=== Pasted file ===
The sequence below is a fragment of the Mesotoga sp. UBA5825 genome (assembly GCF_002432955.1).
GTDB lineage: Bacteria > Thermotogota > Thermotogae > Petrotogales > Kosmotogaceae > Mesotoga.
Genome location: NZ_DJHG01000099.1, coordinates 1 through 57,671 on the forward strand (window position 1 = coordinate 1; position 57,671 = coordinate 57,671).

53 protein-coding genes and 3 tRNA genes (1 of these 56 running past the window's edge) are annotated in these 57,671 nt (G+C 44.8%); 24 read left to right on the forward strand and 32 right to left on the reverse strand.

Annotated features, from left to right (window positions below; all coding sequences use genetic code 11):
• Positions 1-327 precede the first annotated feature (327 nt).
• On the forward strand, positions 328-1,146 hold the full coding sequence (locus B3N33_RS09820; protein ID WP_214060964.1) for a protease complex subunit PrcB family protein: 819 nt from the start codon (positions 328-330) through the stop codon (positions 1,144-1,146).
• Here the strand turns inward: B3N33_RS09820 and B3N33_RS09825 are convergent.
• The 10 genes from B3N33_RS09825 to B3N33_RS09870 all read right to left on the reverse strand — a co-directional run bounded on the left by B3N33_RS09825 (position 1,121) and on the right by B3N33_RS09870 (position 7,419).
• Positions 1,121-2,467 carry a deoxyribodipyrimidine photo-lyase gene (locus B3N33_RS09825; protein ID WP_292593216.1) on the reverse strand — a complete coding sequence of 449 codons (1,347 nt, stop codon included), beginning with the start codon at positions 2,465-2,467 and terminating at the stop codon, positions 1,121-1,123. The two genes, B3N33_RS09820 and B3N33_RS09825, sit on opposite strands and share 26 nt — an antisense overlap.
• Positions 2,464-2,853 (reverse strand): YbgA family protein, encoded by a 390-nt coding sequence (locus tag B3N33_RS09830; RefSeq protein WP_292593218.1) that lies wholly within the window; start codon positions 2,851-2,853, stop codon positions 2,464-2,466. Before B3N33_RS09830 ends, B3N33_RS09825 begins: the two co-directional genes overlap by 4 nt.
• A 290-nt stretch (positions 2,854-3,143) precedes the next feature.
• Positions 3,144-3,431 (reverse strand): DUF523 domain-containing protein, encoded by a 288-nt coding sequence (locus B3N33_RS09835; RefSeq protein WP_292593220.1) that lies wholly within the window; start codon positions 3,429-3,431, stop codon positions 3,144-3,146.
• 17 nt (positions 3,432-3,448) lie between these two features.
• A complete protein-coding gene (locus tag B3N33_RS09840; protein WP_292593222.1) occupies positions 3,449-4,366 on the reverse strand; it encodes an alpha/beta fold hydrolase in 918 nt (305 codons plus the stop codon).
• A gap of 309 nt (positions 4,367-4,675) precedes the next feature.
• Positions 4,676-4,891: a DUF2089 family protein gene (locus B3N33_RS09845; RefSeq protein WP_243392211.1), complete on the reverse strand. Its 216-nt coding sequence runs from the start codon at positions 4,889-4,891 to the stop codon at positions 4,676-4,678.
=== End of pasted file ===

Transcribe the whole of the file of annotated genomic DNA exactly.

The sequence below is a fragment of the Mesotoga sp. UBA5825 genome (assembly GCF_002432955.1).
GTDB lineage: Bacteria > Thermotogota > Thermotogae > Petrotogales > Kosmotogaceae > Mesotoga.
Genome location: NZ_DJHG01000099.1, coordinates 1 through 57,671 on the forward strand (window position 1 = coordinate 1; position 57,671 = coordinate 57,671).

53 protein-coding genes and 3 tRNA genes (1 of these 56 running past the window's edge) are annotated in these 57,671 nt (G+C 44.8%); 24 read left to right on the forward strand and 32 right to left on the reverse strand.

Annotated features, from left to right (window positions below; all coding sequences use genetic code 11):
• Positions 1-327 precede the first annotated feature (327 nt).
• On the forward strand, positions 328-1,146 hold the full coding sequence (locus B3N33_RS09820; protein ID WP_214060964.1) for a protease complex subunit PrcB family protein: 819 nt from the start codon (positions 328-330) through the stop codon (positions 1,144-1,146).
• Here the strand turns inward: B3N33_RS09820 and B3N33_RS09825 are convergent.
• The 10 genes from B3N33_RS09825 to B3N33_RS09870 all read right to left on the reverse strand — a co-directional run bounded on the left by B3N33_RS09825 (position 1,121) and on the right by B3N33_RS09870 (position 7,419).
• Positions 1,121-2,467 carry a deoxyribodipyrimidine photo-lyase gene (locus B3N33_RS09825; protein ID WP_292593216.1) on the reverse strand — a complete coding sequence of 449 codons (1,347 nt, stop codon included), beginning with the start codon at positions 2,465-2,467 and terminating at the stop codon, positions 1,121-1,123. The two genes, B3N33_RS09820 and B3N33_RS09825, sit on opposite strands and share 26 nt — an antisense overlap.
• Positions 2,464-2,853 (reverse strand): YbgA family protein, encoded by a 390-nt coding sequence (locus tag B3N33_RS09830; RefSeq protein WP_292593218.1) that lies wholly within the window; start codon positions 2,851-2,853, stop codon positions 2,464-2,466. Before B3N33_RS09830 ends, B3N33_RS09825 begins: the two co-directional genes overlap by 4 nt.
• A 290-nt stretch (positions 2,854-3,143) precedes the next feature.
• Positions 3,144-3,431 (reverse strand): DUF523 domain-containing protein, encoded by a 288-nt coding sequence (locus B3N33_RS09835; RefSeq protein WP_292593220.1) that lies wholly within the window; start codon positions 3,429-3,431, stop codon positions 3,144-3,146.
• 17 nt (positions 3,432-3,448) lie between these two features.
• A complete protein-coding gene (locus tag B3N33_RS09840; protein WP_292593222.1) occupies positions 3,449-4,366 on the reverse strand; it encodes an alpha/beta fold hydrolase in 918 nt (305 codons plus the stop codon).
• A gap of 309 nt (positions 4,367-4,675) precedes the next feature.
• Positions 4,676-4,891: a DUF2089 family protein gene (locus B3N33_RS09845; RefSeq protein WP_243392211.1), complete on the reverse strand. Its 216-nt coding sequence runs from the start codon at positions 4,889-4,891 to the stop codon at positions 4,676-4,678.